• Keeping Warm, Alan MacRobert, Sky & Telescope. Good hints for the cold winter months.
  • Schaefer techniques -- an interesting paper I stumbled across showing some equations related to limiting magnitude.
  • Flocking a Newtonian with black velvet -- looks pretty labor intensive but worth checking out.

    Other great information

    Tim's Deep Sky Object List
    I made a list of some of the best Messier and NGC objects in the sky, a catalog of sorts I am using to pick good objects to view. Lots of good info, including factoids and the object location within or relative to the Milky Way Galaxy.
        Tim's Deep Sky Object List
        (Not quite finished!)

    One can get a budget quality collimator from Howie Glatter or for even less an EZ Collimator from EZ Telescopes. Links to both are at:
  • http://www.ovas.org
  • http://www.ovas.org/alinks.html
  • http://www.scopetronix.com -- Scopetronix probably sells the EZ Collimator:

  • Flocking a Newtonian
    snipped from a post on Discovery Dobs group
  • flocking - self sticking protostar paper -- someone had nightmare with detachment
  • "I'll second Bob's recommendations. I did the top end of my 8-inch with Edmunds paper, using Elmers glue to hold it. I cut the paper into 4 strips, wide enough to go between the vanes of the secondary spider. Be sure to remember to cut holes (or X cuts) where the finder & focusser mounting screws project into the tube. I also cut a ring of flocking paper to make a flange for the focusser that projects into the tube (but not into the light path). Terriffic difference, increased contrast all around."

  • Ideas for improving a Newtonian telescope
  • Use flock/flocking paper from Edmund Optics or ProtoStar to line the inside of the telescope. It reduces reflection of light in the tube. The area around the secondary mirror is most important.
  • Spray paint the DHQ base black. This reduces faint glare that might be seen while viewing.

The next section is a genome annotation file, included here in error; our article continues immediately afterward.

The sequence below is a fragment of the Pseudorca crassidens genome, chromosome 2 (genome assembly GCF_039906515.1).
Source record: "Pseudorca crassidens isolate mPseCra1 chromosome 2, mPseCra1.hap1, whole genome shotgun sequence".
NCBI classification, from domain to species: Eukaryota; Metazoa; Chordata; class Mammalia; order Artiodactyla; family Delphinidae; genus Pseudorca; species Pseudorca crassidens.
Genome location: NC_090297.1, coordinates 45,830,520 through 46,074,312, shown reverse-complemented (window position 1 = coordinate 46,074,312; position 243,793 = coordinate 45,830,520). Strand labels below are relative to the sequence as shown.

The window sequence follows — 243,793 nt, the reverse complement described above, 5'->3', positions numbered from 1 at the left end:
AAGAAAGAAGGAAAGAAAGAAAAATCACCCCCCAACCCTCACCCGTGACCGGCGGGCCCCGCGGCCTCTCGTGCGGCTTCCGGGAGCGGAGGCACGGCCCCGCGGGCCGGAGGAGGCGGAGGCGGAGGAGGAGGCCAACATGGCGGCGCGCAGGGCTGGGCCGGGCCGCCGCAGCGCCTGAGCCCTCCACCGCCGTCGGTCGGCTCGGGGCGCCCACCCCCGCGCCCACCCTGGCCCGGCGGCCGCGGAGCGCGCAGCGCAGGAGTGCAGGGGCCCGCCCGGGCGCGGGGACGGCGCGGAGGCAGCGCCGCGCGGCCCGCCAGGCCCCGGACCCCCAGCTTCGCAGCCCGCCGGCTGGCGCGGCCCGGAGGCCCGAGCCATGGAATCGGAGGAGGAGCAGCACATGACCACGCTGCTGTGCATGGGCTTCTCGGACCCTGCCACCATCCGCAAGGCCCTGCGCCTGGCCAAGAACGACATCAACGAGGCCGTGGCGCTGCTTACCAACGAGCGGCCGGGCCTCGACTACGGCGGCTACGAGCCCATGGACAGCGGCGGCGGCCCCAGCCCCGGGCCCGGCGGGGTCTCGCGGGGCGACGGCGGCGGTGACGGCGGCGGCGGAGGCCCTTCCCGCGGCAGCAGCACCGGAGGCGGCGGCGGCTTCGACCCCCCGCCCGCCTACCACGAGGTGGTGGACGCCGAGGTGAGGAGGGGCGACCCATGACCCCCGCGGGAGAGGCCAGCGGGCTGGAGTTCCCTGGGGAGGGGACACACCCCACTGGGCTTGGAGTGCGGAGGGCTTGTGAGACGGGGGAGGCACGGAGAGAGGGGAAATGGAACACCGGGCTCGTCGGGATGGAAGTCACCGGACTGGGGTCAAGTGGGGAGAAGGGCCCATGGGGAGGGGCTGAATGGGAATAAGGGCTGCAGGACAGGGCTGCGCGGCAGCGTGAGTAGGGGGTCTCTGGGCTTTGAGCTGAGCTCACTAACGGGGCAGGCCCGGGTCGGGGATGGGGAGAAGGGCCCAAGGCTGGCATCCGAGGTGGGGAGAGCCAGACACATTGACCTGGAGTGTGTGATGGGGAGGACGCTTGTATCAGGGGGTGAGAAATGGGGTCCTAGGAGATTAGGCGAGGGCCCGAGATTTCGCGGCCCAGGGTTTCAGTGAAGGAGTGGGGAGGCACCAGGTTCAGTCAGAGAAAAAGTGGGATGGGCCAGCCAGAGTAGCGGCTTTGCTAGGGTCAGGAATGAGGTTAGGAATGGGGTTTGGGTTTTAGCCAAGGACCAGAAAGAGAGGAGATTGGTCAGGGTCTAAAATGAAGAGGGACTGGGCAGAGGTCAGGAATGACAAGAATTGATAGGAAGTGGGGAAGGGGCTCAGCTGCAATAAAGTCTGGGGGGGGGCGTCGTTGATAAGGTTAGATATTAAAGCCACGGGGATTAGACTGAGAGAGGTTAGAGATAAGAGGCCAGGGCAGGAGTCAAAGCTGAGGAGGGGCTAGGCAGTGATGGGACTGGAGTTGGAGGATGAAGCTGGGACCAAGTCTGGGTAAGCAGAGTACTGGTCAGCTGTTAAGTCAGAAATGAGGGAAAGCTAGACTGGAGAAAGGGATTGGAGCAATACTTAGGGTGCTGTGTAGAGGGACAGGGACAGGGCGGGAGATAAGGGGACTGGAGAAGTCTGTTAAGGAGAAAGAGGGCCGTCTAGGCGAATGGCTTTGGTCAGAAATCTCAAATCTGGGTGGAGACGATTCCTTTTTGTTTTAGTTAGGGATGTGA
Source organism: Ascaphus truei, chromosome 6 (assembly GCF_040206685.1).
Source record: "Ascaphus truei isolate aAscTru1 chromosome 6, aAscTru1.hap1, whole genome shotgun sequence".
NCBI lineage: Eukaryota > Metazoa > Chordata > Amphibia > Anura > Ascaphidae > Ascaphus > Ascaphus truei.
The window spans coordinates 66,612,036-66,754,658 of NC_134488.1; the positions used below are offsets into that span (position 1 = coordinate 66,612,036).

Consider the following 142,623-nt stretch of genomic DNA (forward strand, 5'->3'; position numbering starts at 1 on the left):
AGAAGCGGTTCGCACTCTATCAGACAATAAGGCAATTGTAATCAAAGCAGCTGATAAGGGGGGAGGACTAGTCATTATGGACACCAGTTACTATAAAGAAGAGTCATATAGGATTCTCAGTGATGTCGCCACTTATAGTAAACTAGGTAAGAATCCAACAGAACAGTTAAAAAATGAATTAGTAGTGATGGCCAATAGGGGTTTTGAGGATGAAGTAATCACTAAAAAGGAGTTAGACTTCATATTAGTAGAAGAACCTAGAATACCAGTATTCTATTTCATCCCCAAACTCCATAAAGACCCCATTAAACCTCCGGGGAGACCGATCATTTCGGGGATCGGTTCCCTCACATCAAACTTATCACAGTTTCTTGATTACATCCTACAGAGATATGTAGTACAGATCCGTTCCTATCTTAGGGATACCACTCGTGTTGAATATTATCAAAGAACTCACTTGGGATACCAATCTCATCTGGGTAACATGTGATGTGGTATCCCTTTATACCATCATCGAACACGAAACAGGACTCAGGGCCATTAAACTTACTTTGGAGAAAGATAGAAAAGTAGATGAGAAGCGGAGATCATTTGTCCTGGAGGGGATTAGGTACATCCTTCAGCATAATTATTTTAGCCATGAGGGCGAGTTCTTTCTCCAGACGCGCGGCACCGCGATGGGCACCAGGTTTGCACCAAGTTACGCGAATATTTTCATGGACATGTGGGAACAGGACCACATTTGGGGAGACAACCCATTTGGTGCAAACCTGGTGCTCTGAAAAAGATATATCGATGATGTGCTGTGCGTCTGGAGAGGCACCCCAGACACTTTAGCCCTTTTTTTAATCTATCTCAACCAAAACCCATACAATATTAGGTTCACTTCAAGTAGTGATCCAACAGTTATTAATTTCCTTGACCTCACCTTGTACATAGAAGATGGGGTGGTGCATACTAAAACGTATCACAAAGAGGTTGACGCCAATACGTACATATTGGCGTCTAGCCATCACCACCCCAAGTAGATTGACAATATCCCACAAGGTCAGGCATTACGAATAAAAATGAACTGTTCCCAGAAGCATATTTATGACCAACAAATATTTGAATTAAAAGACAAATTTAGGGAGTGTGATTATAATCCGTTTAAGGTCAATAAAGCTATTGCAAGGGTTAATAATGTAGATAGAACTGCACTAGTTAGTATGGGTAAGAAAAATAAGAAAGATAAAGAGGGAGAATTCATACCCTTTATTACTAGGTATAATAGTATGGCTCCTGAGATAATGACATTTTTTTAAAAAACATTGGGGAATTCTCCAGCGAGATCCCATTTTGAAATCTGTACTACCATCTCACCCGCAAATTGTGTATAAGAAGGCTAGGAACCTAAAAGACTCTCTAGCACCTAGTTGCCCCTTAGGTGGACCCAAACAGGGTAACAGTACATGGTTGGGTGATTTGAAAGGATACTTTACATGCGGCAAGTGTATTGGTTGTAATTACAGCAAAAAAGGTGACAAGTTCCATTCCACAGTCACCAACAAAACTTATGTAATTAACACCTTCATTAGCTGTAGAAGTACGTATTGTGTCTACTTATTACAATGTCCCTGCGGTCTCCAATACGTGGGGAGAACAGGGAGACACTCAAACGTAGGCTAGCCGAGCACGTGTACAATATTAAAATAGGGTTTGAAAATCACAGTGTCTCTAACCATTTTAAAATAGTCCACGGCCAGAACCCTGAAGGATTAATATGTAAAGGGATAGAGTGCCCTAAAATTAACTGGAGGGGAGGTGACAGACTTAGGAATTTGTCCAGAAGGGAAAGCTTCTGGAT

• Add handles to the base of a DHQ. Makes it easier to carry.
  • Baffle the tube (at least behind the mirror). Reduces light entering the tube from the bottom. Ideas are in "Thermal Management In Newtonian Reflectors" on page 132 of Sky & Telescope.
  • Use an eyepiece or dark cloth to view in (velvet or felt?). A good way to screen out any remaining light.
  • When you store you scope always leave it at an angle, never pointing at zenith. Keeps debris from rolling down into the primary mirror.

  • Some telescope facts and figures
  • A 10" scope has 1792 times the light gathering power of a 6 mm pupil (i.e. an 8.1 mag difference)
  • The typical magnitude limit on a 10" scope is 14.5-15.5

  • Typical Limiting magnitudes
    This is a rough compilation of estimates by various individuals on sci.astro.amateur, showing the faintest apparent magnitude that can usually be seen in various environments.
    Near Manchester UK Airport (RB) 2.0
    Los Angeles city (CP) 2.3
    Suburban area of large city (CP) 3.4
    Mid City District of LA (BT) 3.5
    Good night in Cheshire UK (RB) 3.5
    Small village in England (CM) 3.5
    Best nights in Tampa along bay (CP) 4.3
    Suburban area near city (BT) 4.5
    Rural area adjacent to city (CP) 4.5
    15 miles from Tampa in rural (CP) 4.8
    Santa Monica CA (BT) 4.8
    Glendale CA near LA (EP) 5.0
    Edge of OKC in Midwest City (MD) 5.0
    Red Rock Farm 5.8
    Rural area near city (BT) 6.0
    Isolated rural area (CP) 6.2
    Sand Hills of Nebraska (DK) 6.8
    Suspected naked eye limit (RM) 7.0
    Isolated mountain top (CP) 7.5
    Extreme naked eye limit (DK) 8.0

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    Copyright ©2002 Tim Vasquez